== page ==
WORKS: Symphony No. 1 in D (Classical); Symphony No. 5 in B flat
PERFORMER: Chicago SO/James Levine
CATALOGUE NO: 439 912-2 DDD
Levine and his forces glide stately as a galleon over the troubled waters of Prokofiev’s Fifth, stabbing at the occasional discord and ending up with brilliant outer-movement codas reached without explanation or the necessary steely argument en route. So well does the orchestra play (dim clarinet and flute solos excepted) and so revealing are many of the textures thanks to Levine’s masterful balancing act that the listener might be hard- pressed to pinpoint the root of the problem, were it not for the example of Michael Tilson Thomas and the LSO on Sony (reviewed Jan 1993). Tilson Thomas ruthlessly underlines the brutal processes at work beneath the surface; and while it’s possible to go too far in the ‘Stalin era subtext’ direction of this ambiguous war symphony, Levine does seem by comparison to sit all too neutrally on the fence between a Fifth red in tooth and claw and the glittering showpiece that other conductors, Temirkanov and Jansons among them, favour.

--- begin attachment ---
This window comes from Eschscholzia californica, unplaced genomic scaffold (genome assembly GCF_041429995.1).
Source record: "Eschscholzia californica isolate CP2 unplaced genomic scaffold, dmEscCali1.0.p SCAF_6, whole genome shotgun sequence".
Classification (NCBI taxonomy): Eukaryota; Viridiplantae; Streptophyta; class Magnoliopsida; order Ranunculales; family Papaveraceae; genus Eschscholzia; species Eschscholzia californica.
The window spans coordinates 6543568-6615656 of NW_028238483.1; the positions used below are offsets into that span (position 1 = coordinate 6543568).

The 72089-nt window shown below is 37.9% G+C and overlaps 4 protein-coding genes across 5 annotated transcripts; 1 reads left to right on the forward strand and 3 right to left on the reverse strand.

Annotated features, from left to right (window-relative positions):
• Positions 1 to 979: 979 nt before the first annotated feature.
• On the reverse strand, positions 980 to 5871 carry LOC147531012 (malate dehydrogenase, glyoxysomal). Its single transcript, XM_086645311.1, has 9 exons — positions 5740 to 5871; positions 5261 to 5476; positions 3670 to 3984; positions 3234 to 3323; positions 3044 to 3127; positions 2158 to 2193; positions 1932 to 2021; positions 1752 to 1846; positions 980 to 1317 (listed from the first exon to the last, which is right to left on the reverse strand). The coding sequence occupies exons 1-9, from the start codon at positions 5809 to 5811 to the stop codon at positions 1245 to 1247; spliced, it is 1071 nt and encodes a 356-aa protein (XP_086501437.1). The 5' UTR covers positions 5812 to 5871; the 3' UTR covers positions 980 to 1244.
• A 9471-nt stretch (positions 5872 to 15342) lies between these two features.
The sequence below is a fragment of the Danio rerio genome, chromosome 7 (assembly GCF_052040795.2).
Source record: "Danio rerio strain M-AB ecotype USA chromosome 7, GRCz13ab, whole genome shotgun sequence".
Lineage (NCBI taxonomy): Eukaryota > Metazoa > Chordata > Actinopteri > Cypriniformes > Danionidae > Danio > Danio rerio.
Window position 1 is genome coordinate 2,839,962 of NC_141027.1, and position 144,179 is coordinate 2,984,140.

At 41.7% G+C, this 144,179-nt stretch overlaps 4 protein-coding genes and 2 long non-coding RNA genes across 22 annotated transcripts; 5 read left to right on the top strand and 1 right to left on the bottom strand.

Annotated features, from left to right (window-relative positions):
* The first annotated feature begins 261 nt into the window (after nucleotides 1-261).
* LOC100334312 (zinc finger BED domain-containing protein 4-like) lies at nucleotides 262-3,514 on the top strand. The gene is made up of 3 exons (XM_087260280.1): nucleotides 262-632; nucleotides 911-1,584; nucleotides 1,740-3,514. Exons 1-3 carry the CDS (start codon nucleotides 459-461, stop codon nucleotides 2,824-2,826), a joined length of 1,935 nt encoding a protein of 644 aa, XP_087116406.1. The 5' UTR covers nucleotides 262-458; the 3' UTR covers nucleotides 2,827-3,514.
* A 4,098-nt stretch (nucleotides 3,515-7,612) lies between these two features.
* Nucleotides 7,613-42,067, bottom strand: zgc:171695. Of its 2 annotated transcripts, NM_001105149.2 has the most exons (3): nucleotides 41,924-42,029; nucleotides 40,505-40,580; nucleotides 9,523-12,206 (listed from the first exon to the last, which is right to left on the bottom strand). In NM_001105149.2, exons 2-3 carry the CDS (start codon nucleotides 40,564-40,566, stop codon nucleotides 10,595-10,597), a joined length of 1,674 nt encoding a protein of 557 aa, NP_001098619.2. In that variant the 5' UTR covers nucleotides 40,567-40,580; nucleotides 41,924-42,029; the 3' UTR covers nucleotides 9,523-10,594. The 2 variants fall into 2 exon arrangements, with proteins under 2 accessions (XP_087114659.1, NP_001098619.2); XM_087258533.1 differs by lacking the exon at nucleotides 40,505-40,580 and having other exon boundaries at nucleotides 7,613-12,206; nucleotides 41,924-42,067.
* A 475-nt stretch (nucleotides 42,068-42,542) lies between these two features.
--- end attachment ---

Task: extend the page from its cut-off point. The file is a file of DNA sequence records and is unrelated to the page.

This Classical Symphony reveals the same deficiencies of character (in this case a want of genuine charm) and the same virtues: the strands of the Larghetto are artfully woven and the violins pip out their top notes with the sure intonation of a first-rate coloratura soprano. David Nice